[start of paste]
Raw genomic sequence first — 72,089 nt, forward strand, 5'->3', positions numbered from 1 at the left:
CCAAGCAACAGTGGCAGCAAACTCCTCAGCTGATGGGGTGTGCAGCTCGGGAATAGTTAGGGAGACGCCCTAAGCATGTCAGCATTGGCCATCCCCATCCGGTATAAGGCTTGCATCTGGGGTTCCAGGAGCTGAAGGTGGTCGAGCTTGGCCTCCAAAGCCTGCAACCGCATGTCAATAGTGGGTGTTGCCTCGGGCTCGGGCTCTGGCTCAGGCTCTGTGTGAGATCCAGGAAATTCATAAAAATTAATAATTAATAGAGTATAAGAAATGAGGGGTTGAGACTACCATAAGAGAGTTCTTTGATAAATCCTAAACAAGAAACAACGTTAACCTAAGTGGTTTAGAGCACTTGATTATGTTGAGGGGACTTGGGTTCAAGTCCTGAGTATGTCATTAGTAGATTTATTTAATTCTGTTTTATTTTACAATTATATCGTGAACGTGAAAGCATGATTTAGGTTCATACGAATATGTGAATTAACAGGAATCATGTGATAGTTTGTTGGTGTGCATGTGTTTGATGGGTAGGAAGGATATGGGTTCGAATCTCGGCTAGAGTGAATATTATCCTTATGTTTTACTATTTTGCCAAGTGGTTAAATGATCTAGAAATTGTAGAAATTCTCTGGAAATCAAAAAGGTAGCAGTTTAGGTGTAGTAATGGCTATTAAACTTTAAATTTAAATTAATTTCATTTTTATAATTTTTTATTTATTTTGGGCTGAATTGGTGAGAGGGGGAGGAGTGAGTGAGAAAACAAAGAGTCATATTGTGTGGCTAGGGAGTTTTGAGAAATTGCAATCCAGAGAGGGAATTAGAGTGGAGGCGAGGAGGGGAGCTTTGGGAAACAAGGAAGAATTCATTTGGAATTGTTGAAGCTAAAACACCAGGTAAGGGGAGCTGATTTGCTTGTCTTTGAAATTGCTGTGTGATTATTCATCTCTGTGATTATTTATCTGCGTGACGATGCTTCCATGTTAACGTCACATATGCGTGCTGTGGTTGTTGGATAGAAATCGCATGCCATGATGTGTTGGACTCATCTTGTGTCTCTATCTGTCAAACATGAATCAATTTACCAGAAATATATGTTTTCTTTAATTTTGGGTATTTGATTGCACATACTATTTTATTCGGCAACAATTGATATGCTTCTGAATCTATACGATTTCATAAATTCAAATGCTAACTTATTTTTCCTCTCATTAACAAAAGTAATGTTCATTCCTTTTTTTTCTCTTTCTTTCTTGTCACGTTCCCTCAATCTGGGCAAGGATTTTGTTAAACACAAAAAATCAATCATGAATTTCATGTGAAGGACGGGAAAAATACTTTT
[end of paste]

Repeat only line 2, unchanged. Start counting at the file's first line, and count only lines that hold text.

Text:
CCAAGCAACAGTGGCAGCAAACTCCTCAGCTGATGGGGTGTGCAGCTCGGGAATAGTTAGGGAGACGCCCTAAGCATGTCAGCATTGGCCATCCCCATCCGGTATAAGGCTTGCATCTGGGGTTCCAGGAGCTGAAGGTGGTCGAGCTTGGCCTCCAAAGCCTGCAACCGCATGTCAATAGTGGGTGTTGCCTCGGGCTCGGGCTCTGGCTCAGGCTCTGTGTGAGATCCAGGAAATTCATAAAAATTAATAATTAATAGAGTATAAGAAATGAGGGGTTGAGACTACCATAAGAGAGTTCTTTGATAAATCCTAAACAAGAAACAACGTTAACCTAAGTGGTTTAGAGCACTTGATTATGTTGAGGGGACTTGGGTTCAAGTCCTGAGTATGTCATTAGTAGATTTATTTAATTCTGTTTTATTTTACAATTATATCGTGAACGTGAAAGCATGATTTAGGTTCATACGAATATGTGAATTAACAGGAATCATGTGATAGTTTGTTGGTGTGCATGTGTTTGATGGGTAGGAAGGATATGGGTTCGAATCTCGGCTAGAGTGAATATTATCCTTATGTTTTACTATTTTGCCAAGTGGTTAAATGATCTAGAAATTGTAGAAATTCTCTGGAAATCAAAAAGGTAGCAGTTTAGGTGTAGTAATGGCTATTAAACTTTAAATTTAAATTAATTTCATTTTTATAATTTTTTATTTATTTTGGGCTGAATTGGTGAGAGGGGGAGGAGTGAGTGAGAAAACAAAGAGTCATATTGTGTGGCTAGGGAGTTTTGAGAAATTGCAATCCAGAGAGGGAATTAGAGTGGAGGCGAGGAGGGGAGCTTTGGGAAACAAGGAAGAATTCATTTGGAATTGTTGAAGCTAAAACACCAGGTAAGGGGAGCTGATTTGCTTGTCTTTGAAATTGCTGTGTGATTATTCATCTCTGTGATTATTTATCTGCGTGACGATGCTTCCATGTTAACGTCACATATGCGTGCTGTGGTTGTTGGATAGAAATCGCATGCCATGATGTGTTGGACTCATCTTGTGTCTCTATCTGTCAAACATGAATCAATTTACCAGAAATATATGTTTTCTTTAATTTTGGGTATTTGATTGCACATACTATTTTATTCGGCAACAATTGATATGCTTCTGAATCTATACGATTTCATAAATTCAAATGCTAACTTATTTTTCCTCTCATTAACAAAAGTAATGTTCATTCCTTTTTTTTCTCTTTCTTTCTTGTCACGTTCCCTCAATCTGGGCAAGGATTTTGTTAAACACAAAAAATCAATCATGAATTTCATGTGAAGGACGGGAAAAATACTTTT